The process of applying heat to green coffee beans to transform its chemical & physical properties,  resulting in roasted coffee beans that can be brewed.


While Ethiopian and Kenyan coffees arrive in the United States by summer each year, during the winter there are many other options as Burundi, The Democratic Republic of Congo, Tanzania and Rwanda have all harvested and shipped their coffees for an arrival between January and March. It is interesting to take in the subtle differences in all of the different growing regions one after another. In this Rwandan coffee you can expect more delicate and floral notes when compared with January’s DR Congo, which has much more dense and syrupy flavors.


Similar to Napa Valley or Burgundy for wine, the region where a coffee is grown can tell us a lot about the coffee.

Rulindo District


The farm & mill where the coffee cherry is grown & processed.

Various small farmers

The Kinini Washing Station is run by a women-led cooperative that includes 613 members. The members are located throughout the Rulindo District of Rwanda, and many of them are transitioning to organic farming practices. For the families who are part of this co-operative, growing coffee is a way of life as much as it is a way to earn income. Cooperative members work farms and process lots together, and their children go to school together. Free time is commonly passed socializing with fellow members at their houses, nearby public places or on the soccer field.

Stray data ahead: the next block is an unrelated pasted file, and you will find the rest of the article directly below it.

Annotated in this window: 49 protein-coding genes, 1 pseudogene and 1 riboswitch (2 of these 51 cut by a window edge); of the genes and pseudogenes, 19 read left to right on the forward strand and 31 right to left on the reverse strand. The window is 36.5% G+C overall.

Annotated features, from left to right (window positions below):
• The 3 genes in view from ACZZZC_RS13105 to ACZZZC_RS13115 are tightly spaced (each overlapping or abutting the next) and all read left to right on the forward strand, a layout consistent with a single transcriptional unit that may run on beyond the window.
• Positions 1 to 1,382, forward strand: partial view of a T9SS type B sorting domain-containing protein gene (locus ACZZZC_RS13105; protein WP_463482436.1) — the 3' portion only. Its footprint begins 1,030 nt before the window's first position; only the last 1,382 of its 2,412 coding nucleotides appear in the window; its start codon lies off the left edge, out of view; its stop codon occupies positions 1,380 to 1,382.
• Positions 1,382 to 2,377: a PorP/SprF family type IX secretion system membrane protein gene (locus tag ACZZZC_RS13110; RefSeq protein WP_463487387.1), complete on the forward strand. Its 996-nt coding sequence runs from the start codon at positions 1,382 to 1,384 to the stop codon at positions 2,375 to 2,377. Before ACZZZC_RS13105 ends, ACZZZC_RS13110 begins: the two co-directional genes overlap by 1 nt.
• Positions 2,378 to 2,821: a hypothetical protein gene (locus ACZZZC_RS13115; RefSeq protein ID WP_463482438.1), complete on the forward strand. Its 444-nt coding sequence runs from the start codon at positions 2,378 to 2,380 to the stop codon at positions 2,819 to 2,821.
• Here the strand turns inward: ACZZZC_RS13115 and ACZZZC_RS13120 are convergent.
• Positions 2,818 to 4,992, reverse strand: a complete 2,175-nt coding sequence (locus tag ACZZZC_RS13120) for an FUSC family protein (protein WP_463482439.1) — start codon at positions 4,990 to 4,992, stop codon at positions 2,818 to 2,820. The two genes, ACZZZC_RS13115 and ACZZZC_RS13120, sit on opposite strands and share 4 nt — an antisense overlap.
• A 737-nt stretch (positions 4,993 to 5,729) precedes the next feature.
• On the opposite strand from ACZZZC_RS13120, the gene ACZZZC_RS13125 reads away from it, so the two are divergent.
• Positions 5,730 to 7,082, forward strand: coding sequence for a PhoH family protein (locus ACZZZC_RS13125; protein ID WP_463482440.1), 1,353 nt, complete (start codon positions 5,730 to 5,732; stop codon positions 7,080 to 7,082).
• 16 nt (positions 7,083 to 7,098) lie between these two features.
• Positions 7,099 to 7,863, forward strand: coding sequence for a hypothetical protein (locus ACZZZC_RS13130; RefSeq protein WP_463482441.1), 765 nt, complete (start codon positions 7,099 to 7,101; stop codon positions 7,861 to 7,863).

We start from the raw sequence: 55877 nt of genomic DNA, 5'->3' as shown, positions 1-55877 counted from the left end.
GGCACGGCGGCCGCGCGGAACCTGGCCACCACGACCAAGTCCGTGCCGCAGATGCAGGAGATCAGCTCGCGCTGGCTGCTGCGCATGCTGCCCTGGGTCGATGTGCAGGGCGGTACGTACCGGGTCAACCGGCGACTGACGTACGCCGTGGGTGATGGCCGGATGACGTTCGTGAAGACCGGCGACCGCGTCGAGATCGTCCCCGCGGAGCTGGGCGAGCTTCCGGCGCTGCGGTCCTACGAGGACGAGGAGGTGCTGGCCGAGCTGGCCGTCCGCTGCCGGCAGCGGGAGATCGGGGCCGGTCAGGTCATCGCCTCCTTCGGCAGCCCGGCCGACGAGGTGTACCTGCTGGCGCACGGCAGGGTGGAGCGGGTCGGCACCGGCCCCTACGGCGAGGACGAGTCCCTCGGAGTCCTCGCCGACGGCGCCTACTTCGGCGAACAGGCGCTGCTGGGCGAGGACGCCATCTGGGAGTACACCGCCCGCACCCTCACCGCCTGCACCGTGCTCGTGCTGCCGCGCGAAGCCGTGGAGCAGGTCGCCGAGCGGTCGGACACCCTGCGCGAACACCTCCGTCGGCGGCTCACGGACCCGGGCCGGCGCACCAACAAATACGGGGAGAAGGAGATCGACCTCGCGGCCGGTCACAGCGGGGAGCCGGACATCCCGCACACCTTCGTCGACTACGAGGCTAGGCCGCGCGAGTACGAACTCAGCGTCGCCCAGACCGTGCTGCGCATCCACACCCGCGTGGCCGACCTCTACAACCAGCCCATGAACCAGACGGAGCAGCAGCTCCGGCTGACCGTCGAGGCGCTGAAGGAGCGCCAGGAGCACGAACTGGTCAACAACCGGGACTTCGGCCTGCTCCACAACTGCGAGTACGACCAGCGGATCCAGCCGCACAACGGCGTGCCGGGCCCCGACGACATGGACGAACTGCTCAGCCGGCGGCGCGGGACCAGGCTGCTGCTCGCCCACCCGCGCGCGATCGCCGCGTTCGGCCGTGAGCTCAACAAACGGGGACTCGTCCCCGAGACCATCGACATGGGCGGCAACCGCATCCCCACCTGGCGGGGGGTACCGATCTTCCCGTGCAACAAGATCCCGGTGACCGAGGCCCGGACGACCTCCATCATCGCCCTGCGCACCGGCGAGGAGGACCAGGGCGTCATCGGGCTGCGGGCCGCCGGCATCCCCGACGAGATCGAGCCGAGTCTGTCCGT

The method by which the green coffee bean is removed from the fruit & then dried & stored can affect the taste of the coffee.


This selection is fully washed, or wet processed. In wet processing, beans are only dried after all the fruit on the bean has been completely removed. (Letting the fruit ferment first makes removing it easy.) This processing method:

  • Is the most common method used for coffee
  • Generally creates clean flavors
  • Produces a consistent profile


Most wine drinkers know whether they prefer a Cabernet Sauvignon or a Merlot. Similarly, the Arabica coffee plant has several botanical varieties, each with unique taste characteristics.